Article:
September 22, 2023 •
News You Can Use Digest – September 22, 2023
Bloomberg Government – Kate Ackley | Published: 9/8/2023
Lobbyists are scrambling to put their imprint on federal oversight of artificial intelligence (AI) and grappling with its influence on their own profession even as they predict robot-lobbyists will likely remain in the realm of science fiction. Some lobbyists say they are willing to embrace AI. They have begun to experiment with it to ease tedious and time-consuming tasks, such as legislative analysis, background research, and drafting client memos. Others, eyeing it with trepidation, say they are holding off to see how it evolves.
DNyuz – Robert Jimison (New York Times) | Published: 9/19/2023
In the tradition-bound halls of the U.S. Senate, customs die hard and rules can be next to impossible to change. But for the first time in centuries, lawmakers are no longer expected to suit up to conduct business on the Senate floor. Majority Leader Charles Schumer established a new dress code allowing members to take a more business-casual approach to their workwear.
MSN – Joshua Goodman and Jim Mustian (Associated Press) | Published: 9/20/2023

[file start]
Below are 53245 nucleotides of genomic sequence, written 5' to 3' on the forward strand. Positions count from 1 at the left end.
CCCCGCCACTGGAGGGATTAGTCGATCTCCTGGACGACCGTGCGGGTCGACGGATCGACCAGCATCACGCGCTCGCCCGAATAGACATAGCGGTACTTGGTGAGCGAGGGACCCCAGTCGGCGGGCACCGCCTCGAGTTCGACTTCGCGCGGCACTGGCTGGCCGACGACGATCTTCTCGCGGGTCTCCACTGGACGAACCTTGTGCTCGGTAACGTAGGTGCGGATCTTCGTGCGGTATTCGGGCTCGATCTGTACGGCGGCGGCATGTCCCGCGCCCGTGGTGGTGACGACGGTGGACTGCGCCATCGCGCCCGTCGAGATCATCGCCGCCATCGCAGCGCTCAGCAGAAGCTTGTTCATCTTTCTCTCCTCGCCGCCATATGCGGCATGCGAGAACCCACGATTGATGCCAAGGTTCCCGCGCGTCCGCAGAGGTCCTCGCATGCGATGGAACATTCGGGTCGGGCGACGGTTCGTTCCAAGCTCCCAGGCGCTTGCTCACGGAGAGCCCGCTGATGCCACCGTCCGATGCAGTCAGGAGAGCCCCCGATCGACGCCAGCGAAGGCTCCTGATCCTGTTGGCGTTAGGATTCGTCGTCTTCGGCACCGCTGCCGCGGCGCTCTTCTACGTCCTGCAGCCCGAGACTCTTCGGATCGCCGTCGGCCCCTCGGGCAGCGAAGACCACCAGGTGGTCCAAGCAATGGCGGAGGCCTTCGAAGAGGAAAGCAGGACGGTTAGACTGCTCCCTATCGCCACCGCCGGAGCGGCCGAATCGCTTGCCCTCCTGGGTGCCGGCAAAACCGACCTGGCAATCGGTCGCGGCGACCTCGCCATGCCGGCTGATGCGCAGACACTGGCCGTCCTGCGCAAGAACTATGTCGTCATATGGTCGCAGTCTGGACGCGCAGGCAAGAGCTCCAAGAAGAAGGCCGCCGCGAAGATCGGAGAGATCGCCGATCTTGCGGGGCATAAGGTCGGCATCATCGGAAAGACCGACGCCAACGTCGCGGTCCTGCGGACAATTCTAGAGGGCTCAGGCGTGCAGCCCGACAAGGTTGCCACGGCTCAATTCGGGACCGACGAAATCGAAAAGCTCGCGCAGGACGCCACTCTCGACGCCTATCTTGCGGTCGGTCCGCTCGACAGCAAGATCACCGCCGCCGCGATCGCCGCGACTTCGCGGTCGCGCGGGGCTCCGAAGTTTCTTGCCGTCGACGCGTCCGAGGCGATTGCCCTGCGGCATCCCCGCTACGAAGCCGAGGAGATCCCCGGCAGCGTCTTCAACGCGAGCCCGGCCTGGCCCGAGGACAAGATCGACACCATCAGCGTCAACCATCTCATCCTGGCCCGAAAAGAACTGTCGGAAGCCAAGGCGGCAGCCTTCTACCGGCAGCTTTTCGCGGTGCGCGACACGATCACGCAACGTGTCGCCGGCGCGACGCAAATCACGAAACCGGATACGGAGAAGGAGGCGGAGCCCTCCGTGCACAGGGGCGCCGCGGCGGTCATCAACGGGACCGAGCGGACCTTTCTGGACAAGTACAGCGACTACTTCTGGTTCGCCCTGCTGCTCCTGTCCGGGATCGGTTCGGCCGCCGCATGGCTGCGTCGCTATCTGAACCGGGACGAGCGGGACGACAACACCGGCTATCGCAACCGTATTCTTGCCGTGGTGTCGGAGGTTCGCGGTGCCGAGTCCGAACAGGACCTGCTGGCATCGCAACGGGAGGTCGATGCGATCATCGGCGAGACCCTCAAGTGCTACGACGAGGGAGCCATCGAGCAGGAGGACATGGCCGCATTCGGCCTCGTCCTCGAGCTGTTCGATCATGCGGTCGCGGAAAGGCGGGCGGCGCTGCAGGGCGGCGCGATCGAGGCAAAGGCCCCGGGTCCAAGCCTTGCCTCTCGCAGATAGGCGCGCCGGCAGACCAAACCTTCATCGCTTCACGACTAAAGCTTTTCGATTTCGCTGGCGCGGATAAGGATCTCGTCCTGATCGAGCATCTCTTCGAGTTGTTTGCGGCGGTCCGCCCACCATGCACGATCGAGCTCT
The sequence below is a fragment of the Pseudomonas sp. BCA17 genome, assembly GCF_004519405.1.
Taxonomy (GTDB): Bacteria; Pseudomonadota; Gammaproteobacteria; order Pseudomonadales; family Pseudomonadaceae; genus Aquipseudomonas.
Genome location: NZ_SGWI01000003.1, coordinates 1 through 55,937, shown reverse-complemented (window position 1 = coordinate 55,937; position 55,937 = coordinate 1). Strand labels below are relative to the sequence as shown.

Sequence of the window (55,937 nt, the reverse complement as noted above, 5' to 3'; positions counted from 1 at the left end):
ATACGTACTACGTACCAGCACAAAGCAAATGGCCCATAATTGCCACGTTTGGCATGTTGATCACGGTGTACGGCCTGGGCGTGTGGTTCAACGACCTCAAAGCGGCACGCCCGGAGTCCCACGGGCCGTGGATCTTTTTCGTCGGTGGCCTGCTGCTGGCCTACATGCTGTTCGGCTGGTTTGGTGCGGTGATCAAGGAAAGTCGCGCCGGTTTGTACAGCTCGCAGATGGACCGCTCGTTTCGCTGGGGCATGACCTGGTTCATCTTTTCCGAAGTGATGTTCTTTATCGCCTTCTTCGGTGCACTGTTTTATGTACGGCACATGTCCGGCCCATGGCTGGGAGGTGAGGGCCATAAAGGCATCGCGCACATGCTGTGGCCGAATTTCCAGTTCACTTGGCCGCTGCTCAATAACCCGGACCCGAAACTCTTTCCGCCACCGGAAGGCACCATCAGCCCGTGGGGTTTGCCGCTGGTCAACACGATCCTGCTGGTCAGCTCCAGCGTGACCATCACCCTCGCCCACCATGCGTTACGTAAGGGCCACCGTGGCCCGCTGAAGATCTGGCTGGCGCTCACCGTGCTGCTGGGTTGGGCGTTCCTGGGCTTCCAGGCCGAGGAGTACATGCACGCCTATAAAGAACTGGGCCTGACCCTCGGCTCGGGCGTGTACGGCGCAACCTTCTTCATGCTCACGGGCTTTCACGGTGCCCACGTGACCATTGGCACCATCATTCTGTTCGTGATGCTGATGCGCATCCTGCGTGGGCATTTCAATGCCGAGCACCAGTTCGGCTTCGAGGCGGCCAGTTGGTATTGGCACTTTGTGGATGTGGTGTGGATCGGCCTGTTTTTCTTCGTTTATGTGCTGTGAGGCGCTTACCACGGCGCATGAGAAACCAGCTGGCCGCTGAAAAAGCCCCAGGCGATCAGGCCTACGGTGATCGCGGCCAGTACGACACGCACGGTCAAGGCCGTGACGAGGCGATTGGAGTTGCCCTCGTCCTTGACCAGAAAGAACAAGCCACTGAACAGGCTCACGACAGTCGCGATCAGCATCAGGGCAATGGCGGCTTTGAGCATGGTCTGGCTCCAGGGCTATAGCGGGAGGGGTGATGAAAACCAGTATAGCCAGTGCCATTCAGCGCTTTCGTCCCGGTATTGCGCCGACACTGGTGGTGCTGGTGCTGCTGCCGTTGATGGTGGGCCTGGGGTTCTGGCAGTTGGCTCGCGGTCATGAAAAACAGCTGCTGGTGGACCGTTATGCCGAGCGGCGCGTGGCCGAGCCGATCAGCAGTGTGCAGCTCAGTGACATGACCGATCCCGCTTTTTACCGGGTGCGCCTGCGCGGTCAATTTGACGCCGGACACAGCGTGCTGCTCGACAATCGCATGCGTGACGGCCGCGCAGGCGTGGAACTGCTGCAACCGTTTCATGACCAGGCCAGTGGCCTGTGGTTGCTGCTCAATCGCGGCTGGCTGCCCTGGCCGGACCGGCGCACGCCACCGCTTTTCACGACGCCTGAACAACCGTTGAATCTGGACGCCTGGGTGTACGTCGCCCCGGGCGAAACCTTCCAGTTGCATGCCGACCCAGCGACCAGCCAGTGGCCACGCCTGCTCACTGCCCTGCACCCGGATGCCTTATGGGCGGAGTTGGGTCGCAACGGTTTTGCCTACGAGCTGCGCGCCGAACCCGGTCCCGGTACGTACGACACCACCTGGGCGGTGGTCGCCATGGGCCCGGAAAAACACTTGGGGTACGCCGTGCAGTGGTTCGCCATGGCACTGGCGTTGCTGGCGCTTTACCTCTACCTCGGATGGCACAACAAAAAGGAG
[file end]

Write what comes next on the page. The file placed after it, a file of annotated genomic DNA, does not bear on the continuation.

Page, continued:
The Drug Enforcement Administration’s (DEA) recently departed second-in-command returned for a new stint with the consulting firm where he previously advised Purdue Pharma and a drug distributor fighting sanctions over suspicious painkiller shipments. Louis Milione retired from the DEA a second time this summer amid reporting on potential conflicts caused by his prior consulting for the pharmaceutical industry. Less than three months later, Milione again landed a plum job at Guidepost Solutions, a firm hired by some of the same companies he had been tasked with regulating when he returned to the DEA in 2021.
MSN – Daniela Altimari (Roll Call) | Published: 9/20/2023
A recent hearing by the House Oversight Committee marked the first time in 12 years that members of the FEC have come before a congressional oversight panel. Democrats on the committee want changes to the makeup of the commission. The six-member panel is evenly split between Democrats and Republicans, a breakdown that critics say has led to partisan gridlock and hampered the FEC’s ability to enforce the rules. The are also calls to improve transparency and modernize technology.
MSN – Jonathan Dienst and Courtney Copenhagen (WNBC) | Published: 9/20/2023